An MSC is a mandatory settlement conference. Mandatory only means that you have to go. It does not mean that you have to settle. The only "outcome" of the MSC will be something with which you have expressly agreed. Don't agree to settle if you do not agree with the terms. If you think the lawyer is railroading you, say so and hold your ground. Be polite but firm. If you feel that you are being pushed to do something you don't want to do, ask to take a break.
Representing yourself is very difficult and MSCs are among the most difficult times because of the emotions that run high.
If you can afford it, you should try to hire an attorney.
I am licensed only in California and this response is provided as general information only. It is not intended to be legal advice. Legal advice must be based on the exact facts of the particular situation, and by necessity this forum is not appropriate for discussion of specific, exact facts. Contact a lawyer for more specific advice. My answer to your question on AVVO does not create an attorney-client relationship.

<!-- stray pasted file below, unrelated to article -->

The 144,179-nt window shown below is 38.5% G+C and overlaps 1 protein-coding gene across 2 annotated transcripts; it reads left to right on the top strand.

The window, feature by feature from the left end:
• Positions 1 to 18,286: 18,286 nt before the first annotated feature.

If you are in San Diego Superior Court, and this is a family law MSC, make sure you read the following information sheet which is directed toward self-represented litigants like yourself:
Frank W. Chen is licensed to practice law in the State of California. The information presented here is general in nature and is not intended, nor should be construed, as legal advice. This posting does not create any attorney-client relationship with the author. For specific advice about your particular situation, consult your own attorney.
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